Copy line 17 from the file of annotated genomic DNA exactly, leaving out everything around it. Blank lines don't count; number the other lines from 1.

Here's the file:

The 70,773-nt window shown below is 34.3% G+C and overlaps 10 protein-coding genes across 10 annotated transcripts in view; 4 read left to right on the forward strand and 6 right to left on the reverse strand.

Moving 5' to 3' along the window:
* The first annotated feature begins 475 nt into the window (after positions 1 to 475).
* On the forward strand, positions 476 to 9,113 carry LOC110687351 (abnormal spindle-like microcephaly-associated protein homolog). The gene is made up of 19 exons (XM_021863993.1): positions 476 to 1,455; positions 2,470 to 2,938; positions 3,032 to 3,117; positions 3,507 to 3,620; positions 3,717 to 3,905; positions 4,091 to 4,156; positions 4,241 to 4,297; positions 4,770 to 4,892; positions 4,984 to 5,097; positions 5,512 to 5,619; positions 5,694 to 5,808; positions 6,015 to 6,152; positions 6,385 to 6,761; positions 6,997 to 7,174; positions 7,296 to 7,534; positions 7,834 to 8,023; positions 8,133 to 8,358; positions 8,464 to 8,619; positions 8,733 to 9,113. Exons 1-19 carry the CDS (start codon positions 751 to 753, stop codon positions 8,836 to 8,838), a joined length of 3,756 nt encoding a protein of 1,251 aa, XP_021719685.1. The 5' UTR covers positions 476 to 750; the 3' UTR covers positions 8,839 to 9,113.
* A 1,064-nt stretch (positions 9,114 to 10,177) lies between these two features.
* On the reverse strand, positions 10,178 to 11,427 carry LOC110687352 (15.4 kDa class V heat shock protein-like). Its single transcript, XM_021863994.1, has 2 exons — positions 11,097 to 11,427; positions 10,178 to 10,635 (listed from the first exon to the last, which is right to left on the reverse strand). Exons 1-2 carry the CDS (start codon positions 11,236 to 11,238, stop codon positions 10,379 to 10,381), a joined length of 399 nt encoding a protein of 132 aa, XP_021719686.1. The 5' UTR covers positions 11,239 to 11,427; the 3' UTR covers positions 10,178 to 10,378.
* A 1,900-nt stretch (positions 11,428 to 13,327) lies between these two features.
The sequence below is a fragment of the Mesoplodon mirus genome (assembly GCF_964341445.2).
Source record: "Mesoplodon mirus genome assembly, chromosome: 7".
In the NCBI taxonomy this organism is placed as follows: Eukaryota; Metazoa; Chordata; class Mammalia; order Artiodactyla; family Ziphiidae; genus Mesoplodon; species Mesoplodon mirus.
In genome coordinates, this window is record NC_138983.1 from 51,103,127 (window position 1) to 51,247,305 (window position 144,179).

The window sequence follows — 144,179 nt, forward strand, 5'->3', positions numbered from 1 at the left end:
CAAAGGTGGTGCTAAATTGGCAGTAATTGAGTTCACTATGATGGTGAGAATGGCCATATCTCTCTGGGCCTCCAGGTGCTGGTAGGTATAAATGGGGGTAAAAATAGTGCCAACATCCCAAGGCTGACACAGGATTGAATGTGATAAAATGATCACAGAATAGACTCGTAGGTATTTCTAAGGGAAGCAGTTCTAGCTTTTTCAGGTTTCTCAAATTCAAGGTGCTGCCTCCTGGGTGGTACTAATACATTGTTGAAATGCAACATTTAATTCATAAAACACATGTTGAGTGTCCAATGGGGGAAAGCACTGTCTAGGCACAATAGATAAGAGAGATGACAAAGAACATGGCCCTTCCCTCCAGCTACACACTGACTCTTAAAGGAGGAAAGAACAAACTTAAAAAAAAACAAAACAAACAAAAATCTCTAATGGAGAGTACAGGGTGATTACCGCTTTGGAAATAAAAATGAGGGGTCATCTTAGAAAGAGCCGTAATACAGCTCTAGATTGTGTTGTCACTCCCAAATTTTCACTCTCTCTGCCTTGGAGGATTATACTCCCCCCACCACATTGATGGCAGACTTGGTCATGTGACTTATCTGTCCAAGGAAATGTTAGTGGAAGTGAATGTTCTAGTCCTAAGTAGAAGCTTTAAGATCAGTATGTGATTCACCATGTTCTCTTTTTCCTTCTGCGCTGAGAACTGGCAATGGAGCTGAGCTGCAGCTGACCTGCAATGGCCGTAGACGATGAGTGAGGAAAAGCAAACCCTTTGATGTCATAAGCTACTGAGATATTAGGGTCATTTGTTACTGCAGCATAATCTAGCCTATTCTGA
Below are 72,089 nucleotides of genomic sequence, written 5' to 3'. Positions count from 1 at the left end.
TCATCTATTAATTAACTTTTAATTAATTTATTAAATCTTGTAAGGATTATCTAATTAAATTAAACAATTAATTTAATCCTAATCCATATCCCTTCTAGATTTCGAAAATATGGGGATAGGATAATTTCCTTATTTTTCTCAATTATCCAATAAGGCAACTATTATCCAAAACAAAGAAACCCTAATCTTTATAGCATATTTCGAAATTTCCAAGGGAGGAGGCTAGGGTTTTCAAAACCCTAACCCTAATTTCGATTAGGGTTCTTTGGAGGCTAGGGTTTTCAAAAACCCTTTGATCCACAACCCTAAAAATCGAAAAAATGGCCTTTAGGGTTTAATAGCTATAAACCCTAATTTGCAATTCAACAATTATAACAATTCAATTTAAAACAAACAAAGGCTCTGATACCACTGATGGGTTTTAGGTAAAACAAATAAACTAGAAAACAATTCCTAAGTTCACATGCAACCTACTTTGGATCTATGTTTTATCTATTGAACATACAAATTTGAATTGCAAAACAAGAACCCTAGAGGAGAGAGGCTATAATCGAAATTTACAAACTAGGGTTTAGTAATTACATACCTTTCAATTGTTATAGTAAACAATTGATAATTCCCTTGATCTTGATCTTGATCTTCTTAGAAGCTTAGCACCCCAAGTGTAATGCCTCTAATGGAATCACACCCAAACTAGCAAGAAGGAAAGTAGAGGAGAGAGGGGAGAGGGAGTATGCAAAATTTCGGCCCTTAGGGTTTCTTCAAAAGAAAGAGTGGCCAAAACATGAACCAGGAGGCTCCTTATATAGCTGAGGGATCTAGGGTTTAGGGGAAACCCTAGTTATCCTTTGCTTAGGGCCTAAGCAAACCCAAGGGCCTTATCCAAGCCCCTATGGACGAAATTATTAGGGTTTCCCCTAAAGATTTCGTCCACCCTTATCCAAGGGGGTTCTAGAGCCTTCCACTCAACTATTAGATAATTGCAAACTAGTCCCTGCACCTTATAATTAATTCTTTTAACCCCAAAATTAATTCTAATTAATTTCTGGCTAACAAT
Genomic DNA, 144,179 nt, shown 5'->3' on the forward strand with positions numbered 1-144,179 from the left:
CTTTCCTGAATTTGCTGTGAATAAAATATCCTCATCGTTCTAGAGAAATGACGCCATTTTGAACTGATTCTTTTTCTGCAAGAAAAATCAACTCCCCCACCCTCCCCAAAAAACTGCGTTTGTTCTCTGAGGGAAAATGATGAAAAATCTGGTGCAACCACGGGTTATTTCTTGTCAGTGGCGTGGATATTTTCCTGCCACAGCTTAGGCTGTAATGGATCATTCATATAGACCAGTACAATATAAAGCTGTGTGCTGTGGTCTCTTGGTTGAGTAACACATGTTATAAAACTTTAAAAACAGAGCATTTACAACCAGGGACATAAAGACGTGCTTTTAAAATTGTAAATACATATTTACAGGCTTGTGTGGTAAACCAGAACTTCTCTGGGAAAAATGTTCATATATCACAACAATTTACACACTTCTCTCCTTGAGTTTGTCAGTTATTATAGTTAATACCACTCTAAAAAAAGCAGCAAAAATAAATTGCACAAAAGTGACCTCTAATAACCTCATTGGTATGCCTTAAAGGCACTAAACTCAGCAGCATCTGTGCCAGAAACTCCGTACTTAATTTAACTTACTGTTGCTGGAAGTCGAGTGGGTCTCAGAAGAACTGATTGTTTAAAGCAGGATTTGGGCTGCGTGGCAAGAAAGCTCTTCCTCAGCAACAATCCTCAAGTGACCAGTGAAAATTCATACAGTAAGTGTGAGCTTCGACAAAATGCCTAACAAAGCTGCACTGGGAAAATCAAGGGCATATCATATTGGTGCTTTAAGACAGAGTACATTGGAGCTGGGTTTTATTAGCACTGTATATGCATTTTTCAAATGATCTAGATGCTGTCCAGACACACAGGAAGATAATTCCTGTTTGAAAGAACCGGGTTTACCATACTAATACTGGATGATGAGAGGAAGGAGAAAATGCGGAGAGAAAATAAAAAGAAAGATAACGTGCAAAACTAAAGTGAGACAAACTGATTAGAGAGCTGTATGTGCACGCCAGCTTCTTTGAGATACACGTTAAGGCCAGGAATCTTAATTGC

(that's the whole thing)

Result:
CTTTCCTGAATTTGCTGTGAATAAAATATCCTCATCGTTCTAGAGAAATGACGCCATTTTGAACTGATTCTTTTTCTGCAAGAAAAATCAACTCCCCCACCCTCCCCAAAAAACTGCGTTTGTTCTCTGAGGGAAAATGATGAAAAATCTGGTGCAACCACGGGTTATTTCTTGTCAGTGGCGTGGATATTTTCCTGCCACAGCTTAGGCTGTAATGGATCATTCATATAGACCAGTACAATATAAAGCTGTGTGCTGTGGTCTCTTGGTTGAGTAACACATGTTATAAAACTTTAAAAACAGAGCATTTACAACCAGGGACATAAAGACGTGCTTTTAAAATTGTAAATACATATTTACAGGCTTGTGTGGTAAACCAGAACTTCTCTGGGAAAAATGTTCATATATCACAACAATTTACACACTTCTCTCCTTGAGTTTGTCAGTTATTATAGTTAATACCACTCTAAAAAAAGCAGCAAAAATAAATTGCACAAAAGTGACCTCTAATAACCTCATTGGTATGCCTTAAAGGCACTAAACTCAGCAGCATCTGTGCCAGAAACTCCGTACTTAATTTAACTTACTGTTGCTGGAAGTCGAGTGGGTCTCAGAAGAACTGATTGTTTAAAGCAGGATTTGGGCTGCGTGGCAAGAAAGCTCTTCCTCAGCAACAATCCTCAAGTGACCAGTGAAAATTCATACAGTAAGTGTGAGCTTCGACAAAATGCCTAACAAAGCTGCACTGGGAAAATCAAGGGCATATCATATTGGTGCTTTAAGACAGAGTACATTGGAGCTGGGTTTTATTAGCACTGTATATGCATTTTTCAAATGATCTAGATGCTGTCCAGACACACAGGAAGATAATTCCTGTTTGAAAGAACCGGGTTTACCATACTAATACTGGATGATGAGAGGAAGGAGAAAATGCGGAGAGAAAATAAAAAGAAAGATAACGTGCAAAACTAAAGTGAGACAAACTGATTAGAGAGCTGTATGTGCACGCCAGCTTCTTTGAGATACACGTTAAGGCCAGGAATCTTAATTGC